"While Oklahoma hospitals are investing significant resources in meeting the workforce crisis, they cannot increase the higher education capacity for educating qualified applicants. Only action by the governor, the Legislature and the State Regents will make this happen,” according to State Senator Susan Paddack (D-Ada), who authored a bill during the 2008 legislative session to increase funding for educational capacity. SB 1769 cleared the Oklahoma House and Senate with no opposition and was signed by the governor; however, no funding was provided for the programs included in the bill for fiscal year 2009. The FY 2009 funding request was $7.8 million. The total dollar amount is $18 million over three years.

The bill proposed funding to expand educational capacity focused on the following needs: 1) Scholarships for faculty development; 2) Matching grants to educational institutions to create and expand use of innovative education and training methods, such as online and distance learning, simulation, and the expansion of clinical opportunities; and 3) Scholarships for individuals to pursue degrees in high demand nursing and allied health occupations.

The report includes specific examples of the types of support provided by several Oklahoma hospitals and health systems across the state. Stillwater Medical Center (SMC), for example, partners with Northern Oklahoma College School of Nursing to fund one full-time faculty position and pays the rent for the nursing school’s local classroom each year. The hospital also awards 10 annual nursing student scholarships. Its contribution to nursing education over the past three years was in excess of $500,000. According to Jerry Moeller, chairman of the board of the Oklahoma Hospital Association and CEO of SMC, “As the state’s second largest employing industry, support for the health care industry contributes to the state’s overall economic vitality. Efforts to attract new businesses to Oklahoma require that the state develop and maintain a strong health care workforce. When businesses consider relocating from out of state, they view the strength and stability of local heath care as an essential infrastructure item, along with transportation and schools.”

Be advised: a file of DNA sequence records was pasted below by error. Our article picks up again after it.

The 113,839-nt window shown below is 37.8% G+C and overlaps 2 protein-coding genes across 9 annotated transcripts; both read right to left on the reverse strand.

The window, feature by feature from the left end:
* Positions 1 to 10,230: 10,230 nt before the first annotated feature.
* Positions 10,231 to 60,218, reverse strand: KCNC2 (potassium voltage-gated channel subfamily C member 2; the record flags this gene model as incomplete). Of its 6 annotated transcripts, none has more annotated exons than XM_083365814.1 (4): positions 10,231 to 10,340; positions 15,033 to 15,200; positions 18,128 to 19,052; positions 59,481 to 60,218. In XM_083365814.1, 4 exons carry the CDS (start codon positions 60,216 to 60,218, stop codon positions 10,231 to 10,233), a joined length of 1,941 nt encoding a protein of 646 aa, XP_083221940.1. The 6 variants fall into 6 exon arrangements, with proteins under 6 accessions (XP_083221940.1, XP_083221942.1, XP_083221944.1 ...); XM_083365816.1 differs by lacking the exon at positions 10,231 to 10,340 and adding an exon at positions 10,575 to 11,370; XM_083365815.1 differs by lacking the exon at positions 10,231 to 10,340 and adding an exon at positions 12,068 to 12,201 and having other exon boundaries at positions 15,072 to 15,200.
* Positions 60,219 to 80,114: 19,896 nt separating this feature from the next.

According to Webb, “Hospitals cannot afford to take a wait and see approach to building the health care workforce and are already investing significant dollars to assist. However, legislative funding is critically needed in order for Oklahoma to have the supply of professionals needed to care for its citizens now and in the future.”
For a copy of the entire report go to www.ohcwc.com.


The Oklahoma Health Care Workforce Center is a private non-profit organization dedicated to alleviating Oklahoma’s health care worker shortages. It was created through legislation (SB 1394) in 2006 and is privately incorporated. It operates as a public/private partnership. For more information, go to www.ohcwc.com.

Established in 1919, the Oklahoma Hospital Association represents 134 hospitals and health care entities across the state of Oklahoma. OHA’s primary objective is to promote the welfare of the public by leading and assisting its members in the provision of better health care and services for all people. Go to www.okoha.com for more information.